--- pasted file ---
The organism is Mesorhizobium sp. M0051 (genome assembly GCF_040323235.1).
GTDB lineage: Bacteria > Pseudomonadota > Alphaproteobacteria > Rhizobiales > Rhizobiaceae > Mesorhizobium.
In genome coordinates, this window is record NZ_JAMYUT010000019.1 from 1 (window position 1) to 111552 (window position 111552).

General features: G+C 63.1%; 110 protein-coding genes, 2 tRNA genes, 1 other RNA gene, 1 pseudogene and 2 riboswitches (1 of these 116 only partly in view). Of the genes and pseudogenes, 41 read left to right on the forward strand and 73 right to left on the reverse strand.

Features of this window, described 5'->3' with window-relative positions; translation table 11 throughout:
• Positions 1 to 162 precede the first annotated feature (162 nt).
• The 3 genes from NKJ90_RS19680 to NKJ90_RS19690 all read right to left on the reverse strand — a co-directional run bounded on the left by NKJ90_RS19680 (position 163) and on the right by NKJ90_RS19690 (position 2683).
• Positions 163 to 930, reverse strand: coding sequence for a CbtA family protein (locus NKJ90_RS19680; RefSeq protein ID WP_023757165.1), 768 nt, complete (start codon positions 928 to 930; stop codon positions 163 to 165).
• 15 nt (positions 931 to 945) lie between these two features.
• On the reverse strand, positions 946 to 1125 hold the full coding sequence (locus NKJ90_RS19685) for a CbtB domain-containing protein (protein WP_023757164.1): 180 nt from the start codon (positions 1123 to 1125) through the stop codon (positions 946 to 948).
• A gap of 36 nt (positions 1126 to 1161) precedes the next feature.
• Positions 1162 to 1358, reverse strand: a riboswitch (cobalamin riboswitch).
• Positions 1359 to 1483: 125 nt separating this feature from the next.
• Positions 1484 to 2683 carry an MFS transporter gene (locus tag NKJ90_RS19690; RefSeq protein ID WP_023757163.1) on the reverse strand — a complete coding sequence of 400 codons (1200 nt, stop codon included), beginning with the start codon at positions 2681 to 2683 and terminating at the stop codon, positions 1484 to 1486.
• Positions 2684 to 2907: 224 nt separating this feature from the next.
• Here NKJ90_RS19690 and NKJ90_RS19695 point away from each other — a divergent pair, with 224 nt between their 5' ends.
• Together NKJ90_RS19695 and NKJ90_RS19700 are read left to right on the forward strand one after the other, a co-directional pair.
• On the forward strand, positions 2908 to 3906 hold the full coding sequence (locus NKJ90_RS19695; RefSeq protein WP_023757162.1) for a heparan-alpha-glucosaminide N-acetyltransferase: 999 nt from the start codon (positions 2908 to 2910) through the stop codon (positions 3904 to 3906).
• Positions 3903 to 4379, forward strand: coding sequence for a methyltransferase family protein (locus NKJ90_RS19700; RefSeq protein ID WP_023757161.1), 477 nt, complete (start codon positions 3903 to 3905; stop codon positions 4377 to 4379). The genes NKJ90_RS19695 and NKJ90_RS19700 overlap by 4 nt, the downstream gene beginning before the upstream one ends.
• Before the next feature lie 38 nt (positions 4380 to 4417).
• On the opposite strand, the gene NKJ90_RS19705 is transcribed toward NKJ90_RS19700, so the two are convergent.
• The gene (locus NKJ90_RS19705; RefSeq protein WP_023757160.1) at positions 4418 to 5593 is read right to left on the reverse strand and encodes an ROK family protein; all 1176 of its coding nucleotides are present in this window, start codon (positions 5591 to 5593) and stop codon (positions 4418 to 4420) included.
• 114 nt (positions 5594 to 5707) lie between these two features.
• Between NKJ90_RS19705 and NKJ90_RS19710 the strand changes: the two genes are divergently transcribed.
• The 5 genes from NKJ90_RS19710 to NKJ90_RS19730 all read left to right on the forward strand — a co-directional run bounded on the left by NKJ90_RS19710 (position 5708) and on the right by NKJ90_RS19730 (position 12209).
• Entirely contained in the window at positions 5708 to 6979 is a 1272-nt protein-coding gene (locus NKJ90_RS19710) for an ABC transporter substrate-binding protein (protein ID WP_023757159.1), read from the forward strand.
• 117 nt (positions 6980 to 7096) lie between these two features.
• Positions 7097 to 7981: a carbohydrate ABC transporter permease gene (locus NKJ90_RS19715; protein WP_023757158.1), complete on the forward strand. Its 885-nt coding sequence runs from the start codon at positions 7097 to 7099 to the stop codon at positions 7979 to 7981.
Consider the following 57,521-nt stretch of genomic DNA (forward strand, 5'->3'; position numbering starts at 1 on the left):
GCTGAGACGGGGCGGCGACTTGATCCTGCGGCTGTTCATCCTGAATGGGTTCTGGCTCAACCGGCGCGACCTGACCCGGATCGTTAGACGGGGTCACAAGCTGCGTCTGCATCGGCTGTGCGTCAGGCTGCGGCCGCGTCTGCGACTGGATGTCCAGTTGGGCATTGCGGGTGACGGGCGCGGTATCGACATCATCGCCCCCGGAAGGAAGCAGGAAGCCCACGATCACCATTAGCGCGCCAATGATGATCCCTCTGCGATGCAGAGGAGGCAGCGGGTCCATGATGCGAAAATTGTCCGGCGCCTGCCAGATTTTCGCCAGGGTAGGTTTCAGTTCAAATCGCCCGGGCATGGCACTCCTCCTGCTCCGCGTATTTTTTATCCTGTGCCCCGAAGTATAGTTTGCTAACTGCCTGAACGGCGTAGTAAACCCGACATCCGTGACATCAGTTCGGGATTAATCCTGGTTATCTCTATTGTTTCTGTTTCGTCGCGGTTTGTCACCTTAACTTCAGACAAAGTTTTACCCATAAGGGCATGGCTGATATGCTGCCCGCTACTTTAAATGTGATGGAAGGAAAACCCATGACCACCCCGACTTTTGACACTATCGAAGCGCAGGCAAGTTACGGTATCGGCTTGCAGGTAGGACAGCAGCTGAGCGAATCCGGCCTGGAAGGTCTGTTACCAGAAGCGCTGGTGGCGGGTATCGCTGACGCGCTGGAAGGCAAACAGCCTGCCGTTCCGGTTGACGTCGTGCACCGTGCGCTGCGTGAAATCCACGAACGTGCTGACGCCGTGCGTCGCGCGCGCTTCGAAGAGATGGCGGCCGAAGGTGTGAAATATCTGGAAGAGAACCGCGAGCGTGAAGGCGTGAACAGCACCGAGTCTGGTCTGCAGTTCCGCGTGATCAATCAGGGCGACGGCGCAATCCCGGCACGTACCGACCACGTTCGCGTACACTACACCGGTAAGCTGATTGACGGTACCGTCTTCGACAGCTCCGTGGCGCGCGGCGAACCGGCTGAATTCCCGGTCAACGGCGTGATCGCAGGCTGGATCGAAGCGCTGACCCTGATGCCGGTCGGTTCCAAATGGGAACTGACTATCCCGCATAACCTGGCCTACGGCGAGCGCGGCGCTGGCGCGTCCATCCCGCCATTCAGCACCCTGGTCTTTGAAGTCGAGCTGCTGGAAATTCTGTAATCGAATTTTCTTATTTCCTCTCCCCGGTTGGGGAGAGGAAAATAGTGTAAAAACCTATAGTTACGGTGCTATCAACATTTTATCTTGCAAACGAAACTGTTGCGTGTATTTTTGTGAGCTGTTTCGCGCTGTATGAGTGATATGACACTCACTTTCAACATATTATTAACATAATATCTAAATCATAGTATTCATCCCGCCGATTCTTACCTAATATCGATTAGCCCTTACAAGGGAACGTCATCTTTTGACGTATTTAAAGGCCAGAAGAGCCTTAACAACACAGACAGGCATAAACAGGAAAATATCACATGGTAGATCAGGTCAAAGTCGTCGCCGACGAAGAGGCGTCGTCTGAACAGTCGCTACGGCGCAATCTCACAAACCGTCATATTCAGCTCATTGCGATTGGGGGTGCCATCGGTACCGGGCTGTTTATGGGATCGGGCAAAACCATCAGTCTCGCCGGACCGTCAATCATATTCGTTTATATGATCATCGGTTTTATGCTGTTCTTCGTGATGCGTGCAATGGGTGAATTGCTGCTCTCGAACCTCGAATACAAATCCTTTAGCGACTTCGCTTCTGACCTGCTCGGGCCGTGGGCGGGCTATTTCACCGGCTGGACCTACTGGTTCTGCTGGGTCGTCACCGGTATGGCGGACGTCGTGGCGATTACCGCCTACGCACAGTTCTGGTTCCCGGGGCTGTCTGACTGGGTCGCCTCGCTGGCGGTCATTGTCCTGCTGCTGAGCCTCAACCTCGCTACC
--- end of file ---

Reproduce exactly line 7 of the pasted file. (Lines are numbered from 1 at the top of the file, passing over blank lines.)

• The 3 genes from NKJ90_RS19680 to NKJ90_RS19690 all read right to left on the reverse strand — a co-directional run bounded on the left by NKJ90_RS19680 (position 163) and on the right by NKJ90_RS19690 (position 2683).